That also gave all those organizations opportunities to share information and benefit from knowledge they might not have gotten otherwise. Communication, Santos stressed, was — and remains — key.
“We all stopped looking at our own piece of the pie,” he said. “I think a great thing in all this difficulty that bubbled to the surface was this collaboration and community.”
Santos will immediately say that these were all team efforts. And that’s a fair assessment. But Santos’ passion for helping local arts handle and rebound from the pandemic felt evident as he strived to get much-needed information out to his contemporaries.
The Arts Community Alliance (TACA), which works to provide grants to area arts groups, acknowledged Santos’ contributions during the pandemic. “His leadership of TITAS/Dance Unbound has never wavered and has been a light for us all, even throughout the dark days of the pandemic,” Donna Wilhelm Family President and TACA Executive Director Terry Loftis mentioned. “Charles Santos has been a stalwart champion of the arts in Dallas for as long as I can remember.”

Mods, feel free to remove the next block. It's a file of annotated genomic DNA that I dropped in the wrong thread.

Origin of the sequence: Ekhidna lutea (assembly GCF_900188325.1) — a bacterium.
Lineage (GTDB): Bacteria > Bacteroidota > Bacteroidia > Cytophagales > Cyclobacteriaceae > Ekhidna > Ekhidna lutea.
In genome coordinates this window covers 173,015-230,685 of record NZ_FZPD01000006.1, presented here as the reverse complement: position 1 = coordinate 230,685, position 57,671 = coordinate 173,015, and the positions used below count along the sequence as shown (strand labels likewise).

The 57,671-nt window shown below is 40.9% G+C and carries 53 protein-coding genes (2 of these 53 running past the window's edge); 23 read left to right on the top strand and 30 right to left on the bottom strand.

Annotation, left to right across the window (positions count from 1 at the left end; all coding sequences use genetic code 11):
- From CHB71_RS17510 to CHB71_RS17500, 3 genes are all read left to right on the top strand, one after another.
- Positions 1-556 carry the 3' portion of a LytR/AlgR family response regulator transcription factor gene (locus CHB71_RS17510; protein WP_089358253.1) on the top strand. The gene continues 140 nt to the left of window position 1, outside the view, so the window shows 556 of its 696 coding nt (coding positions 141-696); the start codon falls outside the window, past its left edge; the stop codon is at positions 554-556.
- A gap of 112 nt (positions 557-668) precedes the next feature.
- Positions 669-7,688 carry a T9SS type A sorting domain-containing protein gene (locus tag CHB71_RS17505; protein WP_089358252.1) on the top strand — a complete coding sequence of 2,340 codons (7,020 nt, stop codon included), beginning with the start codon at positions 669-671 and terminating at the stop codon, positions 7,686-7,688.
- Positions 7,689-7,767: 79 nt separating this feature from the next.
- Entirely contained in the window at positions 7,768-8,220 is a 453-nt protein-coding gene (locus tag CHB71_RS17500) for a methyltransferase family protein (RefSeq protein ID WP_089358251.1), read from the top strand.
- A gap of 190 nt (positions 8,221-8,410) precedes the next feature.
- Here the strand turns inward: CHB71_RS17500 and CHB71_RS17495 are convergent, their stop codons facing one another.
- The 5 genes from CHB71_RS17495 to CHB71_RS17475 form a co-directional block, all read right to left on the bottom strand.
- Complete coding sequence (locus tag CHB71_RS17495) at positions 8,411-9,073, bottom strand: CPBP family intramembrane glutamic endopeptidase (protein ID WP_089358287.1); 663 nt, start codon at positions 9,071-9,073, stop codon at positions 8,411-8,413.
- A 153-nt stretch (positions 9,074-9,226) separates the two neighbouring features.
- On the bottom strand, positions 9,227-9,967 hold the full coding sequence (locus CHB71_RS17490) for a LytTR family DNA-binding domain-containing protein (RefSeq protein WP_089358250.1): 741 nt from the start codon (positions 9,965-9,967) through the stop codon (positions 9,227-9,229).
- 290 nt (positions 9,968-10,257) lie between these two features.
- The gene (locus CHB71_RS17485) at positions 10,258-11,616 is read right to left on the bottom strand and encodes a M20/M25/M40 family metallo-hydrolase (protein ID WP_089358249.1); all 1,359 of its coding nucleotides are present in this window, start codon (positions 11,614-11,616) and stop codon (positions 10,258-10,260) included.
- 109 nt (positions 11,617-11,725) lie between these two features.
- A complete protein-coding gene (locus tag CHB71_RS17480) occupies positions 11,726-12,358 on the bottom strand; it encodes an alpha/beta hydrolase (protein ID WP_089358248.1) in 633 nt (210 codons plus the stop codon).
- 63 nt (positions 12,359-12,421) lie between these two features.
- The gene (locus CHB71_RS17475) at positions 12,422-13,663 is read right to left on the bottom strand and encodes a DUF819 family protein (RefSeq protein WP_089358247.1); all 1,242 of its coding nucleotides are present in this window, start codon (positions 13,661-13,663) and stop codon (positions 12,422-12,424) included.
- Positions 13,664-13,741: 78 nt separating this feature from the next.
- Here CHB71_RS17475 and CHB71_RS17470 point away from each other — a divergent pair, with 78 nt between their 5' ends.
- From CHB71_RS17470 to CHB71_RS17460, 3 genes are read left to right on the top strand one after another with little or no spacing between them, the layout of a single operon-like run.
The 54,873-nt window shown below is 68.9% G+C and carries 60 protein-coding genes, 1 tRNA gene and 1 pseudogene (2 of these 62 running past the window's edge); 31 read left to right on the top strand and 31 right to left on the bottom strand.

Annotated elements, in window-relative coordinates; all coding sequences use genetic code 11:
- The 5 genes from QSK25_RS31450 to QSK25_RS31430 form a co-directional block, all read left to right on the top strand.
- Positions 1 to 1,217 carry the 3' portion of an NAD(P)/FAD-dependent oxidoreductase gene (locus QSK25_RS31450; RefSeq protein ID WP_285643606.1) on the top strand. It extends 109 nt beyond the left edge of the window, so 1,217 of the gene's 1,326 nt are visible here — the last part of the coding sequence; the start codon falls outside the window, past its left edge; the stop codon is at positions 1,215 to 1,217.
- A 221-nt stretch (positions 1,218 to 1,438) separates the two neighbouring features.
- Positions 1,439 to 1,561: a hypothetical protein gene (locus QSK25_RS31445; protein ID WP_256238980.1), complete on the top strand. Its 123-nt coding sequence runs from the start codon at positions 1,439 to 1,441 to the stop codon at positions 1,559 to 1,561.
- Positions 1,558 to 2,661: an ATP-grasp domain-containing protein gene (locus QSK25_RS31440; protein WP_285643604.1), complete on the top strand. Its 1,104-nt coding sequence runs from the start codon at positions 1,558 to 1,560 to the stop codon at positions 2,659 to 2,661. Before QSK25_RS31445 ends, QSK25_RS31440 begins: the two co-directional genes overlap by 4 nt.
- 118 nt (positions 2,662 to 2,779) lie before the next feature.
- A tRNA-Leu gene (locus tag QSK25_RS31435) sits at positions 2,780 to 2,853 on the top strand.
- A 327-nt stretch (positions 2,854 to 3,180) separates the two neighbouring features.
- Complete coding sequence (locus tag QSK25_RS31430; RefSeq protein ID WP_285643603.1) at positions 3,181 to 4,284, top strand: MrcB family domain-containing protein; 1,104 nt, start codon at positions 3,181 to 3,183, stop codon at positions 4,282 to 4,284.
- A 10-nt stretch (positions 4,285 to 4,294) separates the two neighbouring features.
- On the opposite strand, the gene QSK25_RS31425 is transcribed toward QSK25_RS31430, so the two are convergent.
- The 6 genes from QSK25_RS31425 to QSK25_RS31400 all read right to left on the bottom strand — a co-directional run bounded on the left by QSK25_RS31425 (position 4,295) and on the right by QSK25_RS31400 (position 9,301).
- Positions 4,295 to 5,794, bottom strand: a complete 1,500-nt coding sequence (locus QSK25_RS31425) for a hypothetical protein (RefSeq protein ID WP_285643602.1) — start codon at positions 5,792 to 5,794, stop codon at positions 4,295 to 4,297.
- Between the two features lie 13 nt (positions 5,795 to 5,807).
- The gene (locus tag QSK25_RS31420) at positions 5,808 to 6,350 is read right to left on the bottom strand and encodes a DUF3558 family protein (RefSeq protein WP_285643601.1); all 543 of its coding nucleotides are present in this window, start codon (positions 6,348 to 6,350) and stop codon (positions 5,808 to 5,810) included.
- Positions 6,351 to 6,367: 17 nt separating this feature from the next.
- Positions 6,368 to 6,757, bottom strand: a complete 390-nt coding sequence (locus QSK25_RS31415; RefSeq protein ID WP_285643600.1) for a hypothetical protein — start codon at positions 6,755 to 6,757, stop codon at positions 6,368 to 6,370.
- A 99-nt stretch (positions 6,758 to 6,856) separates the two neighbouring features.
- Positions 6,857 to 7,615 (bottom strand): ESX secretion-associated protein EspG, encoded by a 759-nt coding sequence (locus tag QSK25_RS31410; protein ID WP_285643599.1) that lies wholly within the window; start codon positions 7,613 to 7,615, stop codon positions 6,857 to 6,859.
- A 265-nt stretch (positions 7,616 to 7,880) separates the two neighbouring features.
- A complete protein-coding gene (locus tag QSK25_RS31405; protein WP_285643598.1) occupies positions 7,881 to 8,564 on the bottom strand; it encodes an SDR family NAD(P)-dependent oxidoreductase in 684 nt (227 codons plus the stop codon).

Over Santos’ 20-year tenure, he recalled two “local” companies within a T/DU season: Fort Worth’s Texas Ballet Theater and Ballet Austin: “Anything in Texas, we consider local,” he said.
TITAS (an acronym for Texas International Theatrical Arts Society), however, has been very curatorial since its inception in 1982 by co-founders Gene Leggett and Tom Adams. The intent behind TITAS — as stated on its website — is “to provide North Texas communities with the opportunity to experience the best of American and international music, dance and performance art through a variety of presentations and educational outreach activities.”